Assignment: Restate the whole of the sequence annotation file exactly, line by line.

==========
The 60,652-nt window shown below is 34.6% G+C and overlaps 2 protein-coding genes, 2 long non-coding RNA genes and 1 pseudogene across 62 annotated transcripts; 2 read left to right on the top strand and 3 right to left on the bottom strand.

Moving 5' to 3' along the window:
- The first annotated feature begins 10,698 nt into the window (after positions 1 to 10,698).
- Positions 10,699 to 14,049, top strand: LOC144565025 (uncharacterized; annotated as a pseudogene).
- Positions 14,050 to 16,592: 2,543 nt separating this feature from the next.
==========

The 60,652-nt window shown below is 34.6% G+C and overlaps 2 protein-coding genes, 2 long non-coding RNA genes and 1 pseudogene across 62 annotated transcripts; 2 read left to right on the top strand and 3 right to left on the bottom strand.

Moving 5' to 3' along the window:
- The first annotated feature begins 10,698 nt into the window (after positions 1 to 10,698).
- Positions 10,699 to 14,049, top strand: LOC144565025 (uncharacterized; annotated as a pseudogene).
- Positions 14,050 to 16,592: 2,543 nt separating this feature from the next.